What Actually Is A Trust? Who Needs A Trust In Colorado?
A trust is a legal arrangement that sets up an entity to essentially hold your assets. With a revocable living trust, you would generally be the trustee or manager, and you would also be the beneficiary during your lifetime. If you have re-titled your assets in the name of the trust, there is no need for a probate court administration when you pass away or lose capacity, because the assets aren’t held in your own name. The trust is written in such a way that you can appoint new trustees to step in if you lose capacity or die, and they would be the new beneficiaries upon your death. Essentially the trust is a legal entity that outlives you and has a lot of flexibility in terms of how you want to structure things for your beneficiaries.
There are also other types of trusts such as irrevocable trusts, but those trusts are generally used for specific purposes such as tax planning. The revocable living trust is the standard estate planning trust that most people would use.
As for the question of who needs a trust, it really depends on what your goals are. Some people ask me if they have enough money for a trust. I’ve talked to people with modest estates who don’t know if they have enough money for a trust, but I’ve also talked to people with quite a lot of money who don’t know if they have enough money for a trust. My answer is that it doesn’t really matter how much money you have beyond a certain point; it just matters what you’re trying to accomplish. We can do a lot of planning with a trust that is either not possible or much harder to do in a will. In general, a trust costs more and requires more effort to set up on the front end, but over the life of the trust it should cost much less money because you don’t have to go through a court proceeding.
Can Or Should I Have More Than One Trust?
You can. Sometimes we do other types of trust for tax planning. Sometimes spouses who have mixed families and separate assets create two separate trusts. You might have your own trust and your spouse might set up another trust with you as a beneficiary. It’s possible to have multiple trusts. In general people just do the one, but there are circumstances where it’s appropriate to have more than one.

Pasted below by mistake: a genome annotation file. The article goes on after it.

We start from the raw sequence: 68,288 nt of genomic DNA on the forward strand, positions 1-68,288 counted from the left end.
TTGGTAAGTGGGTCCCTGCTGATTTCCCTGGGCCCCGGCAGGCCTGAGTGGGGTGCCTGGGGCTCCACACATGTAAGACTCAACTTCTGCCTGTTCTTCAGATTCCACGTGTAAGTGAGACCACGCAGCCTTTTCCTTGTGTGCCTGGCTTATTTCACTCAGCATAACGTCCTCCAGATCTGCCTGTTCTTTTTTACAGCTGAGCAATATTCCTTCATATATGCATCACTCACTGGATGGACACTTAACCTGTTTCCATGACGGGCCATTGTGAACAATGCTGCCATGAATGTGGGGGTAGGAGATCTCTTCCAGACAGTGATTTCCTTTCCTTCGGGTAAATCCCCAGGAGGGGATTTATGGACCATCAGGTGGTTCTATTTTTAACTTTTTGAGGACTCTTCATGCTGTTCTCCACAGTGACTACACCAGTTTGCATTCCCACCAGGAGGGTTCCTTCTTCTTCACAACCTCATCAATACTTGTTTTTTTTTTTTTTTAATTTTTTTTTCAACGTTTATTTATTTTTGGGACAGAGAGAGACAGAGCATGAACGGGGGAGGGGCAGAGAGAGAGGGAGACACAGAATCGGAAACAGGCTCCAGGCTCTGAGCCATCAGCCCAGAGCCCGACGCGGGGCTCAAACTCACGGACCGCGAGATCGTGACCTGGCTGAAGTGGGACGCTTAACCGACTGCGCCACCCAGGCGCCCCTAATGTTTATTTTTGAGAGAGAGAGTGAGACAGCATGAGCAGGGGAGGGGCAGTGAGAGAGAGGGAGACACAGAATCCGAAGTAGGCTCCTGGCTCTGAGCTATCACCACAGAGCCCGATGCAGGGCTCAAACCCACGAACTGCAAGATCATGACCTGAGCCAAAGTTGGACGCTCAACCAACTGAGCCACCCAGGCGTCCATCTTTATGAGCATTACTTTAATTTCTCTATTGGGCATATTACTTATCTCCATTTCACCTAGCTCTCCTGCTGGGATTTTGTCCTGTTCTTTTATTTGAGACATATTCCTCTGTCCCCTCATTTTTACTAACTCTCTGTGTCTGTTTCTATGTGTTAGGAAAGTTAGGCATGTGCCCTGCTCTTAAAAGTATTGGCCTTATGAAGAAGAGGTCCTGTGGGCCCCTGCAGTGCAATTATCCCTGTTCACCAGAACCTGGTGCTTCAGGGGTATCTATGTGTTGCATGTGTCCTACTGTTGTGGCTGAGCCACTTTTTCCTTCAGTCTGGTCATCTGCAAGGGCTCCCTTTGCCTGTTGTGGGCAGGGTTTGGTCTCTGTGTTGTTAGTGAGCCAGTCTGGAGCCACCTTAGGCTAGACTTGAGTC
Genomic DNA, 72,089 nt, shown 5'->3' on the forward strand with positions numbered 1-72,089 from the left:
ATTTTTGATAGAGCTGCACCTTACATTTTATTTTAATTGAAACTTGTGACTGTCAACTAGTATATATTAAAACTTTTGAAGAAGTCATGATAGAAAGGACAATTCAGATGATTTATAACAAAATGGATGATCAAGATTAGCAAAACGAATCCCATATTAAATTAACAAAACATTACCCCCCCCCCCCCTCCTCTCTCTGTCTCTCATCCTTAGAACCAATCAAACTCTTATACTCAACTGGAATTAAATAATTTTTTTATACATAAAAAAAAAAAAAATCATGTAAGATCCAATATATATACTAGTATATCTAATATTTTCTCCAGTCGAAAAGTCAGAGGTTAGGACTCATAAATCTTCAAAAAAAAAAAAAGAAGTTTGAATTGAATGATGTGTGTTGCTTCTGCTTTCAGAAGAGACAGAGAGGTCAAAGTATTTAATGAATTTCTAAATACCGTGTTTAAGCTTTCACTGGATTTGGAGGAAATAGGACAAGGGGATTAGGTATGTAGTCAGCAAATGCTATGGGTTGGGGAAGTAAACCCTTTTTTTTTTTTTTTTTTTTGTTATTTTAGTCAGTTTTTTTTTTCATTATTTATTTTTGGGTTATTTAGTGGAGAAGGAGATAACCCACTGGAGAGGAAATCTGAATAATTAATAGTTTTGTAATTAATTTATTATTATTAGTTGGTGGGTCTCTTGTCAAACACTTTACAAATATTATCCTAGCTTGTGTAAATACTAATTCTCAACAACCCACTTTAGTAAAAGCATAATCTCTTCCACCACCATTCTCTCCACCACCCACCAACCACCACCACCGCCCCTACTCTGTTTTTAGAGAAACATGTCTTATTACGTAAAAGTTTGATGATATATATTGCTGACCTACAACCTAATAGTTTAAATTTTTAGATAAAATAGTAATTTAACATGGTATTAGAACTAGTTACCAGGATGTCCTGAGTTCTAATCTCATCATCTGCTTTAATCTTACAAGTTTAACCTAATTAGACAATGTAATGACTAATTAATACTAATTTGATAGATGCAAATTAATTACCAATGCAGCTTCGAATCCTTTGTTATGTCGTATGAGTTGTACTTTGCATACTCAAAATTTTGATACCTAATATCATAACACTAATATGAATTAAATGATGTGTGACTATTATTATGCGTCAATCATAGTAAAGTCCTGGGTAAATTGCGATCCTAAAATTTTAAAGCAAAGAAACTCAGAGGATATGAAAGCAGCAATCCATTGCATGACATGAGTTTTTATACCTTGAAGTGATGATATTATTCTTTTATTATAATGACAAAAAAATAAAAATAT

What Are The Different Types Of Trusts And Their Purposes?
There is a standard revocable estate planning trust. That is intended to be your primary estate planning document so your estate can avoid probate court. It can include some tax planning and it will also describe who should receive your assets upon your death as well as how and when they will do so. It describes who is going to be in charge of settling your estate. The revocable trust is the broadest trust.
There are other more specific trusts you can do. There are irrevocable trusts which are often used for tax planning or asset protection. There are a number of different types of trust, but revocable and irrevocable are the two main types.
There is also what’s called a testamentary trust. That is a trust that is written into the will but it doesn’t come into existence until after the person dies. A testamentary trust comes into existence through the probate court administration, in contrast with a living trust which is set up during your lifetime. In general, I advise people to do a living trust rather than a testamentary trust because a testamentary trust does not provide the benefit of avoiding probate.
What Are The Legal Requirements Of Setting Up An Effective Trust?
You must have three parties: the trustor is the person who sets up the trust, the trustee is the manager of the trust, and the beneficiary or beneficiaries would get the benefit or use of the trust assets. There are a number of provisions that you want to have in there to take advantage of this type of planning. You want to not only outline who is in those roles but all the terms and provisions that are necessary for it to work properly.
You also have to fund the trust – a trust has to own assets. This is a step a lot of people skip or forget about, which is unfortunate. If you don’t put your assets in the trust then it doesn’t work, and we would still have to go through probate court. The way a trust works is that it owns your assets and it outlives you – it just has new trustees and beneficiaries in the future. If it doesn’t own anything then it doesn’t have anything to manage.
If the trust didn’t get funded while you were still alive, we’d have to go through a probate court to have assets re-titled. You should always have a will as well as a trust, because the will can function as a backup plan. If the will just states “I leave everything to my trust,” the legal term for that is a pour-over will. Think of it as pouring assets over to the trust. However, it would still have to go through probate court, which could have been avoided if you had gotten everything in the trust while you were alive.
For more information on Trusts In the State Of Colorado, an initial consultation is your next best step. Get the information and legal answers you are seeking by calling (720) 805-3444 today.
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